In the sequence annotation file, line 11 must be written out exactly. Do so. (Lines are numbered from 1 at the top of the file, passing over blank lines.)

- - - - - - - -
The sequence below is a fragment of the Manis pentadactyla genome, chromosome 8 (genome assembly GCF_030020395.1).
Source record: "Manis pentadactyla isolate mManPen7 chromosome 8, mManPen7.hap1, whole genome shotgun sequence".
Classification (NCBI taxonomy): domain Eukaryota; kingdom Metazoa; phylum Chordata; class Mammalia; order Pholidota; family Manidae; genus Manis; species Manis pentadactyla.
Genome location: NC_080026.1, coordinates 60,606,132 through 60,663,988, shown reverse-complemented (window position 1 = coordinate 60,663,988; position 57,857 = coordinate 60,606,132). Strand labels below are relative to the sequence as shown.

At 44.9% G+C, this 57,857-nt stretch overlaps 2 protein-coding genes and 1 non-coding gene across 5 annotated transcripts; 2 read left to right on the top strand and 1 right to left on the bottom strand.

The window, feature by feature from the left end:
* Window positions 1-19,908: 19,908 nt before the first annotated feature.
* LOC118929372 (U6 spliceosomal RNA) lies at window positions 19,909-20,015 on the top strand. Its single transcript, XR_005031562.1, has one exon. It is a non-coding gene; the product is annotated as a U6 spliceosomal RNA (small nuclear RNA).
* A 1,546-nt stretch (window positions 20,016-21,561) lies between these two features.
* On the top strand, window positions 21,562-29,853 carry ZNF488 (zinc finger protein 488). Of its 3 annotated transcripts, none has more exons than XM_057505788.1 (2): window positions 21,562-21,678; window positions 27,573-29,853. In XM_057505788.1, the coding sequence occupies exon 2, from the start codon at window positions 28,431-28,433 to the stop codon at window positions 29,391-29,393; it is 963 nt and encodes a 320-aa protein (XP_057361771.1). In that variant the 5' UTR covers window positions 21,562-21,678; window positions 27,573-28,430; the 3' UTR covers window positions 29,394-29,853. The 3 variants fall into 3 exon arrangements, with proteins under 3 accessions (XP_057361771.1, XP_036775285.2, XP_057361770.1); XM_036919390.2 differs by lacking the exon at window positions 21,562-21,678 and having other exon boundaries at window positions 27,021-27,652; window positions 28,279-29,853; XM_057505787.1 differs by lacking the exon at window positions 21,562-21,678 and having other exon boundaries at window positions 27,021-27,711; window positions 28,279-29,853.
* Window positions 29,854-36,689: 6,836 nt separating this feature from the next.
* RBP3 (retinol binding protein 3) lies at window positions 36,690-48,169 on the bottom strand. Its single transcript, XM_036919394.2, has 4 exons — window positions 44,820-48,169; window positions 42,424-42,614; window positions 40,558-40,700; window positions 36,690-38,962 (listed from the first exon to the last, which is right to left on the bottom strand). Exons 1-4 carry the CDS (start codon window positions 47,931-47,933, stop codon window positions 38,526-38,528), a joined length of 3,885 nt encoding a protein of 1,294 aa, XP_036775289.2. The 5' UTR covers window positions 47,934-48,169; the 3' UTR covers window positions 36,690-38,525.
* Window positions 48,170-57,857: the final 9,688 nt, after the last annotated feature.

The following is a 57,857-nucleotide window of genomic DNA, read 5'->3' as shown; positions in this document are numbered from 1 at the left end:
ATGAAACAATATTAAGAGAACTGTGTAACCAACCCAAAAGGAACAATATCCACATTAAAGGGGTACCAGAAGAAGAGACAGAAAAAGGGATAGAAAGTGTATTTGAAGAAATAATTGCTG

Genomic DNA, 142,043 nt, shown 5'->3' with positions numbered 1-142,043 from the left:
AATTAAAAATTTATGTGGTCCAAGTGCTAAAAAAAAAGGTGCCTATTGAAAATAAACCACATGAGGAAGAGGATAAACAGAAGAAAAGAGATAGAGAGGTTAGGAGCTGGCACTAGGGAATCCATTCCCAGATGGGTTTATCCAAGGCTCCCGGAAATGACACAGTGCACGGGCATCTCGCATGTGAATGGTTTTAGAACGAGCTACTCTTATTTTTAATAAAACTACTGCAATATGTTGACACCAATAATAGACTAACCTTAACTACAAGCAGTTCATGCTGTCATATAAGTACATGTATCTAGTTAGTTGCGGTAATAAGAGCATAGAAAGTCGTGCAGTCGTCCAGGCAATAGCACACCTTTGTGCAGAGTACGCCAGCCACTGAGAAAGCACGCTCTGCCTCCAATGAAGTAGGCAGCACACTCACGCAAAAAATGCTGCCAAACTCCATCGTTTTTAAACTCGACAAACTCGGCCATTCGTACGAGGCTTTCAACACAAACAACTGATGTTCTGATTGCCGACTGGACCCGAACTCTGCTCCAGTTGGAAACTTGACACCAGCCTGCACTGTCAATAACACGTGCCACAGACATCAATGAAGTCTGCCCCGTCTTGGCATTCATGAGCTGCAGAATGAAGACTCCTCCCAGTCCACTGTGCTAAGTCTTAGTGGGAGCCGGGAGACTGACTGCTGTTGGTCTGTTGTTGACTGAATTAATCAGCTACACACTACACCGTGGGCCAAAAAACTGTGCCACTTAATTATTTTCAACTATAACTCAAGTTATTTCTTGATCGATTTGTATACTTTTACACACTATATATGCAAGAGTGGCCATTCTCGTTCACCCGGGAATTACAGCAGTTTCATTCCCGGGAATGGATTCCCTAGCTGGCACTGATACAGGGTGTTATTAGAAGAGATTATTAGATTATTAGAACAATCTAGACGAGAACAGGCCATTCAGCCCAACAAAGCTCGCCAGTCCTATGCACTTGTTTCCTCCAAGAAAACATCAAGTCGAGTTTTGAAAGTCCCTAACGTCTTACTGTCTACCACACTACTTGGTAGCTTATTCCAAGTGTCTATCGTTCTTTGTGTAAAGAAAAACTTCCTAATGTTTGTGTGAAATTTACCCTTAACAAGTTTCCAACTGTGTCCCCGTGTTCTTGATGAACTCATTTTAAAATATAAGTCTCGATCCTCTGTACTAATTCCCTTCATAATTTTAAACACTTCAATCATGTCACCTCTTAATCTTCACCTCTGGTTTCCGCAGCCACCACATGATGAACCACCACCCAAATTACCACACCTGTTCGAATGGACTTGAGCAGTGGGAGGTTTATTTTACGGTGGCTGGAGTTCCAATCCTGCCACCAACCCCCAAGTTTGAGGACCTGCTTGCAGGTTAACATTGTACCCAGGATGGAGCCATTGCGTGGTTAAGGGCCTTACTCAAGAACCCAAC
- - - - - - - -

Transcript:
* Window positions 29,854-36,689: 6,836 nt separating this feature from the next.